Say we have $f(x+y) = f(x) + f(y) \quad \forall x,y \in \mathbb R$ and $f$ is continuous at one point at least. I wish to show there must be some $c$ such that $f(x)=cx$ for all $x$. Think I can do so by first showing $f$ is continuous everywhere I'm not sure how then let $f(q) = 1$ somehow and show that $f(q) = cq$ where $q$ is rational. But then the aim is to show for all real $x$ so I am not sure~


marked as duplicate by Chris Culter, 5xum, Shaun, Matthew Leingang, José Carlos Santos Sep 26 '17 at 9:03

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Let $x_0$ be the point where the function is continous. By continuity we have

$$\lim_{x\to x_0}f(x)=f(x_0)$$ or

$$\lim_{x\to x_0}f(x)-f(x_0)=\lim_{x\to x_0}f(x-x_0)=0.$$


$$\lim_{x\to x_1}f(x)=\lim_{x\to x_0}f(x-x_0+x_1)=\lim_{x\to x_0}f(x-x_0)+f(x_1)=f(x_1)$$ and the function is continuous everywhere.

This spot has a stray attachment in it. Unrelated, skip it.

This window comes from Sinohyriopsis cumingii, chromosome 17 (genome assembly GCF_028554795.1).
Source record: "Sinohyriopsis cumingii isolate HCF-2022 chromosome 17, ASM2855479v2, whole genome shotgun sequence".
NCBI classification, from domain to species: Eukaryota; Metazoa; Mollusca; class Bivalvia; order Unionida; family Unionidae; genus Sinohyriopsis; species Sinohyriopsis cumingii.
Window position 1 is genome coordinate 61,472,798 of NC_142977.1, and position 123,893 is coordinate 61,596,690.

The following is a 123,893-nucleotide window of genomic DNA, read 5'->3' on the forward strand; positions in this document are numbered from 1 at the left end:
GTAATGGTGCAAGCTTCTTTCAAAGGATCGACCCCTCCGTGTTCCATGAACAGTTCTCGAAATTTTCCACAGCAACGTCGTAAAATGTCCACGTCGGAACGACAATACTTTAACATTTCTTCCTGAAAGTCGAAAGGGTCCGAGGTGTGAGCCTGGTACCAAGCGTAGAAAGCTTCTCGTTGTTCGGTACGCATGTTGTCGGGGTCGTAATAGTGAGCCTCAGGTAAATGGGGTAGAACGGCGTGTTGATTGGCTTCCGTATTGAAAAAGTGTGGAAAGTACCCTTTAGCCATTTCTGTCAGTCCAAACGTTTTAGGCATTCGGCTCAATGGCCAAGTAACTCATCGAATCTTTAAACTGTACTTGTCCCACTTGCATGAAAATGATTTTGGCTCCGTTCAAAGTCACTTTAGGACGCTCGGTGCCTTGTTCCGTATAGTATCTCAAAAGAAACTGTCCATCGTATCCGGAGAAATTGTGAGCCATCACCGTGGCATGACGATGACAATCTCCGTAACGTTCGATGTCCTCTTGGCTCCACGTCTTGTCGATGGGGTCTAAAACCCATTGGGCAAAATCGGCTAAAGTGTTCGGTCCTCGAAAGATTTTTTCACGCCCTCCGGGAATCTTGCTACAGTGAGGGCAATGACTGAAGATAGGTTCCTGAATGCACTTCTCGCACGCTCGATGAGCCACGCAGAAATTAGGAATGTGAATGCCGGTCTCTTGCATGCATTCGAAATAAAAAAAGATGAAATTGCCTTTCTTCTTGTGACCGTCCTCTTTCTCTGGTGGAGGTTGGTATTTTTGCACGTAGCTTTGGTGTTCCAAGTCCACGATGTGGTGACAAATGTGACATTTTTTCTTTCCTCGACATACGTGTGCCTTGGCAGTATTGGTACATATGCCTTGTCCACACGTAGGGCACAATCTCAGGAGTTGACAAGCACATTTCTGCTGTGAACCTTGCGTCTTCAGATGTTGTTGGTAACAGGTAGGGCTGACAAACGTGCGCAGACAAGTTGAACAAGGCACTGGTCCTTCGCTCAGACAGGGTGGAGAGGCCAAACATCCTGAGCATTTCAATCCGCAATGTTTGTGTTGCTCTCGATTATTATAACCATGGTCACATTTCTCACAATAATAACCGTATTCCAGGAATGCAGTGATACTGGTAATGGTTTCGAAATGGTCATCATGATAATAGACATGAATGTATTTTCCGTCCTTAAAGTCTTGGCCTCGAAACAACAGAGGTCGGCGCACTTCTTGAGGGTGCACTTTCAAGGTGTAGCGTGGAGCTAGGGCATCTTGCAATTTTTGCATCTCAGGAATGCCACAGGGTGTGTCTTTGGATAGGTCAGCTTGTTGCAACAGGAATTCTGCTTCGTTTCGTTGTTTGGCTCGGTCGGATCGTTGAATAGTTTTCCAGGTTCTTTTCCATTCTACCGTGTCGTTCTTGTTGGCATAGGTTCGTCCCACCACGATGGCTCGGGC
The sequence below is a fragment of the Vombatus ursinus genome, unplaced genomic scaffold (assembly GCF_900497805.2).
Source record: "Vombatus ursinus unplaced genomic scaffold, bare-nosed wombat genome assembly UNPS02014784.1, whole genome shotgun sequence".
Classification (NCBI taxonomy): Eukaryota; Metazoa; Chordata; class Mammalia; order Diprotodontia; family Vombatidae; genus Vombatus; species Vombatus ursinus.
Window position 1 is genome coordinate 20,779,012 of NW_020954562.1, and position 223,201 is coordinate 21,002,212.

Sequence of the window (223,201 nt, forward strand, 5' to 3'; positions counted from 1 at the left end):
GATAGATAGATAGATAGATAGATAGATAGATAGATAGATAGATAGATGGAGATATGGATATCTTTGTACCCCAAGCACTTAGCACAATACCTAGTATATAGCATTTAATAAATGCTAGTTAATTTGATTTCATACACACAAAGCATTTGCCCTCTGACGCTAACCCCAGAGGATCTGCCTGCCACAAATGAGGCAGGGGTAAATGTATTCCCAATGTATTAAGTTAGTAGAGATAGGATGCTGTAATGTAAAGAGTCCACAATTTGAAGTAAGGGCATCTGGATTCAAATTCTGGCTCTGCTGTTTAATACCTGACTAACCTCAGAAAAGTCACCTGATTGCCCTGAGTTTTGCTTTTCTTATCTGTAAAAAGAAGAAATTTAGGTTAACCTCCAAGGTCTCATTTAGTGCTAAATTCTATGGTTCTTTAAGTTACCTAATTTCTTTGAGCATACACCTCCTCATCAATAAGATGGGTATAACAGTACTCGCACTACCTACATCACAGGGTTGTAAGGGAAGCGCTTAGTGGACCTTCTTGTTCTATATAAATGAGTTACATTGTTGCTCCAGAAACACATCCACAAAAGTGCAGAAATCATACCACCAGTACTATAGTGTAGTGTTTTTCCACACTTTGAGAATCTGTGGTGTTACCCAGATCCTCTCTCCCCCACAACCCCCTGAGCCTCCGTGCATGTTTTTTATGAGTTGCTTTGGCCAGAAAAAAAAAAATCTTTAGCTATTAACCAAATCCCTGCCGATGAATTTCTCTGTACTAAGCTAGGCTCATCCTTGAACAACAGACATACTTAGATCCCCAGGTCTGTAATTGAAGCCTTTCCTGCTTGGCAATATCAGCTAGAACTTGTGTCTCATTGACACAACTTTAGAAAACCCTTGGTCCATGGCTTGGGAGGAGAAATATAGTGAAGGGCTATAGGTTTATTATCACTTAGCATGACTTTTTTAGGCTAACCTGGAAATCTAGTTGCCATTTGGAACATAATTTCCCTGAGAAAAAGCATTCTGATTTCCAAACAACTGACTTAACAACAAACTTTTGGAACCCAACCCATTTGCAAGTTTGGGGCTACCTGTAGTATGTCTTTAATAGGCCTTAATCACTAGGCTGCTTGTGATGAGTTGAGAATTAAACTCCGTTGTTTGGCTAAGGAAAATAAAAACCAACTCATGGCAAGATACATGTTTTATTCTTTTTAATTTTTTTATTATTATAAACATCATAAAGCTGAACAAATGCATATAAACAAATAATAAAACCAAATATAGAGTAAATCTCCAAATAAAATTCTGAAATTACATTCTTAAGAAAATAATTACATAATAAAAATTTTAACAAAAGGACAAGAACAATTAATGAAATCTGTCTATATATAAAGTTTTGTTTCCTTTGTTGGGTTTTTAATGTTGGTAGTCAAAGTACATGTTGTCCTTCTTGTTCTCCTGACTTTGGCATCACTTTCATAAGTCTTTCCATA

Then you can indeed show that for all rationals $f(q)=cq$, and by squeezing this extends to all rationals.

$$q_0<r<q_1\implies f(q_0)=cq_0<f(r)<f(q_1)=cq_1.$$

(You will need to fiddle a little with neighborhoods of $r$ and $f(r)$.)

  • $\begingroup$ Thanks I just got this part from another post actually, so now I am left the second part of my problem above. $\endgroup$ – Homaniac Sep 26 '17 at 9:02

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